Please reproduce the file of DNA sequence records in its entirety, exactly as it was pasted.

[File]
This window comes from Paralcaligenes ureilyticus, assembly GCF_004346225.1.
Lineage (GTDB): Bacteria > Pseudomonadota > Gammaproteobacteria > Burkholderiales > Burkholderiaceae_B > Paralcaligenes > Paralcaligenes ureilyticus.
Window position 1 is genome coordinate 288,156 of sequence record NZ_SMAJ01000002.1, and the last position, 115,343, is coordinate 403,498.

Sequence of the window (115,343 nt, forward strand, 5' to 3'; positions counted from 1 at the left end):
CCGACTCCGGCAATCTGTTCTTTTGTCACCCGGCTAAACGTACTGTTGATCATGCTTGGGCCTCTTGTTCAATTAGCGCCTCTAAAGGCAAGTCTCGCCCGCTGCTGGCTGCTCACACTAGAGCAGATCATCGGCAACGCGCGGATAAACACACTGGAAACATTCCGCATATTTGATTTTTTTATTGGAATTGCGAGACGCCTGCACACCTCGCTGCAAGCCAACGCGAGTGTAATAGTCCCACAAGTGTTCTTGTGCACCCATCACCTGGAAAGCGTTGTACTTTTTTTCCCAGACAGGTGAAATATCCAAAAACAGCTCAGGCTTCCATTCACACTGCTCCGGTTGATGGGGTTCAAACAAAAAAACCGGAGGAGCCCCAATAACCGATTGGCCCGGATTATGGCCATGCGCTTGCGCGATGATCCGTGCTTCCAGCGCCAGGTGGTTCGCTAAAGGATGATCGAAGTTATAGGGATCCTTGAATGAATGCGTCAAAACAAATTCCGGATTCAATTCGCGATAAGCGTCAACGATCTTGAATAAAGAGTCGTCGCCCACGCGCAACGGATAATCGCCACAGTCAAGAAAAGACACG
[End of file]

This window comes from Paralcaligenes ureilyticus, assembly GCF_004346225.1.
Lineage (GTDB): Bacteria > Pseudomonadota > Gammaproteobacteria > Burkholderiales > Burkholderiaceae_B > Paralcaligenes > Paralcaligenes ureilyticus.
Window position 1 is genome coordinate 288,156 of sequence record NZ_SMAJ01000002.1, and the last position, 115,343, is coordinate 403,498.

Sequence of the window (115,343 nt, forward strand, 5' to 3'; positions counted from 1 at the left end):
CCGACTCCGGCAATCTGTTCTTTTGTCACCCGGCTAAACGTACTGTTGATCATGCTTGGGCCTCTTGTTCAATTAGCGCCTCTAAAGGCAAGTCTCGCCCGCTGCTGGCTGCTCACACTAGAGCAGATCATCGGCAACGCGCGGATAAACACACTGGAAACATTCCGCATATTTGATTTTTTTATTGGAATTGCGAGACGCCTGCACACCTCGCTGCAAGCCAACGCGAGTGTAATAGTCCCACAAGTGTTCTTGTGCACCCATCACCTGGAAAGCGTTGTACTTTTTTTCCCAGACAGGTGAAATATCCAAAAACAGCTCAGGCTTCCATTCACACTGCTCCGGTTGATGGGGTTCAAACAAAAAAACCGGAGGAGCCCCAATAACCGATTGGCCCGGATTATGGCCATGCGCTTGCGCGATGATCCGTGCTTCCAGCGCCAGGTGGTTCGCTAAAGGATGATCGAAGTTATAGGGATCCTTGAATGAATGCGTCAAAACAAATTCCGGATTCAATTCGCGATAAGCGTCAACGATCTTGAATAAAGAGTCGTCGCCCACGCGCAACGGATAATCGCCACAGTCAAGAAAAGACACG